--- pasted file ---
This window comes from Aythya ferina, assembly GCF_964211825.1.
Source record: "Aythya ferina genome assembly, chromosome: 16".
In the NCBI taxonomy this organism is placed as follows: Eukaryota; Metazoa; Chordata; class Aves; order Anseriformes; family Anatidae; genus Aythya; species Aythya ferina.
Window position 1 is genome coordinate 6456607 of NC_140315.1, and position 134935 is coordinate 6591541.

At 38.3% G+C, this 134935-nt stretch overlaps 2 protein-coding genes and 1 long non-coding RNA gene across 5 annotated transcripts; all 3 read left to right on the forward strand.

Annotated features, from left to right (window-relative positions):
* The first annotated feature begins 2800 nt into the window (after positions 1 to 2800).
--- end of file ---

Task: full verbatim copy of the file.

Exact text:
This window comes from Aythya ferina, assembly GCF_964211825.1.
Source record: "Aythya ferina genome assembly, chromosome: 16".
In the NCBI taxonomy this organism is placed as follows: Eukaryota; Metazoa; Chordata; class Aves; order Anseriformes; family Anatidae; genus Aythya; species Aythya ferina.
Window position 1 is genome coordinate 6456607 of NC_140315.1, and position 134935 is coordinate 6591541.

At 38.3% G+C, this 134935-nt stretch overlaps 2 protein-coding genes and 1 long non-coding RNA gene across 5 annotated transcripts; all 3 read left to right on the forward strand.

Annotated features, from left to right (window-relative positions):
* The first annotated feature begins 2800 nt into the window (after positions 1 to 2800).